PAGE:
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Queen of Katwe
Queen of Katwe   ( of 4)

Chicago Tribune: Michael Phillips
A lot of Disney's fact-based sports movies stir the blood or, at the very least, satisfy our need for rousing underdog stories. Often the stories can be shaped so that a white protagonist runs the show, even if it's not really their show. "Million Dollar Arm" was like that; so was "McFarland, USA," both of which I liked -- despite the key characters, the competitors, being marginalized in their own narratives so that Jon Hamm and Kevin Costner could dominate the posters. more
Cigueñas: La Historia Jamás Contada 3D
Cigueñas: La Historia Jamás Contada 3D   ( of 4)

Chicago Tribune: Katie Walsh
Welcome to the very strange, and strangely moving, world of "Storks." Writer-director Nicholas Stoller, known for his more adult comedies, such as "Forgetting Sarah Marshall" and "Neighbors," delves into the family-friendly animated genre in a little movie about where babies come from. Or where they used to come from. In this world, the old wives tale of storks delivering bouncing bundles of joy is real history, though the birds have been relegated to delivering packages for CornerStore.com after one became too attached to a baby. more
My Blind Brother
My Blind Brother   ( of 4)

Chicago Tribune: Andrew Barker
After living for more than a decade within the Apatovian slacker-comedy tradition, in which the joys of arrested development are smiled upon indulgently for a while before our heroes stride heroically and inevitably into maturity, it's weirdly refreshing to see a romantic comedy where selfishness, resentment and sloth are presented as unabashed virtues. Such is the charm of Sophie Goodhart's "My Blind Brother," which takes an ostensibly dark premise -- a man of few qualities attempts to steal his overachieving blind brother's girlfriend -- and turns it into a featherweight frolic as winningly unambitious as its central couple played by Nick Kroll and Jenny Slate. The film has "Netflix acquisition" written all over it. more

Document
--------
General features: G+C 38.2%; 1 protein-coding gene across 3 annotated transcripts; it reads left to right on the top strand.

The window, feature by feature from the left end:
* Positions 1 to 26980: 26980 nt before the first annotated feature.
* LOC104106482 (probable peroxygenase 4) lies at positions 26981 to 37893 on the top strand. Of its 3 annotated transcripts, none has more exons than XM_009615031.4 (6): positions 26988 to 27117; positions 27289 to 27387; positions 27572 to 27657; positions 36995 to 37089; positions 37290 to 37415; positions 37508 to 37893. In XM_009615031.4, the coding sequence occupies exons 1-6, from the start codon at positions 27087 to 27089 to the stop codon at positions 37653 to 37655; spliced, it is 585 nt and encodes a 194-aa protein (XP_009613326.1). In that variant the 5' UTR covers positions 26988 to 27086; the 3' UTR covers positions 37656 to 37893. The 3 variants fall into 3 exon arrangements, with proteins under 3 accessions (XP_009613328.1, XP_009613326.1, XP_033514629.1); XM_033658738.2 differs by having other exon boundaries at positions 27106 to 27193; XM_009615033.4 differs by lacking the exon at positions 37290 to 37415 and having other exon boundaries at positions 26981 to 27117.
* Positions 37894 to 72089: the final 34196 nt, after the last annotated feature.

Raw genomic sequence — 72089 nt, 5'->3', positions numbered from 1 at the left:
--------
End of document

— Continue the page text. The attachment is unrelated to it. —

The Magnificent Seven
The Magnificent Seven   ( of 4)

Chicago Tribune: Michael Phillips
FILM REVIEW: THE MAGNIFICENT SEVEN more
Blair Witch
Blair Witch   ( of 4)

Chicago Tribune: Rick Bentley
It wasn't a smart script or great acting that made "The Blair Witch Project" a box office sensation in 1999. It was the creative way the movie was put together and promoted that created buzz around the quirky independent film. more
La légende Blair
La légende Blair   ( of 4)

Chicago Tribune: Rick Bentley
It wasn't a smart script or great acting that made "The Blair Witch Project" a box office sensation in 1999. It was the creative way the movie was put together and promoted that created buzz around the quirky independent film. more
Snowden
Snowden   ( of 4)

Chicago Tribune: Michael Phillips
When it comes to poking the bear, and to depicting American history as the cyclical wising-up of its idealists, Oliver Stone remains the man with the plan, and the bullet points. more
Finding Dory
Finding Dory   ( of 4)

Chicago Tribune: Michael Phillips
Childhood and, in fact, the very act of being human involves a certain level of loneliness. The great news is, you can make money off it. For close to 80 years, if you go by Disney's "Snow White and the Seven Dwarfs" making history in 1937, all sorts and achievement levels of feature animation have preyed upon the fears, insecurities and isolating circumstances of growing up. The best Pixar features, like those pre- and post-digital from Pixar's parent company, Disney, have exploited that loneliness brilliantly, and the lesser Pixars have tried to do the same. more
Kicks
Kicks   ( of 4)

Chicago Tribune: Robert Abele
For 15-year-old Brandon (Jahking Guillory), the frizzy-haired, undersized kid protagonist of Justin Tipping's agile feature debut "Kicks," navigating adolescence and a rough, depressed Oakland, Calif., neighborhood is like working a double shift that doesn't pay. He's got a status-bump goal, though, and the phrase "clothes make the man" isn't specific enough. more
Sully
Sully   ( of 4)

Chicago Tribune: Katie Walsh
The sight of a passenger plane along the skyline of New York is an image that has been seared in the global collective consciousness. It's a memory that "Sully," Clint Eastwood's new film, acknowledges, but also attempts to redefine. What if a plane skimming skyscrapers could conjure an image not just of unimaginable terror, but one of incredible heroism and skill? That's what "Sully" might accomplish, in committing to film the heartwarming story of "The Miracle on the Hudson," when Captain Chesley "Sully" Sullenberger made a forced water landing on the Hudson River with 155 passengers aboard a U.S. Airways flight to Charlotte. more
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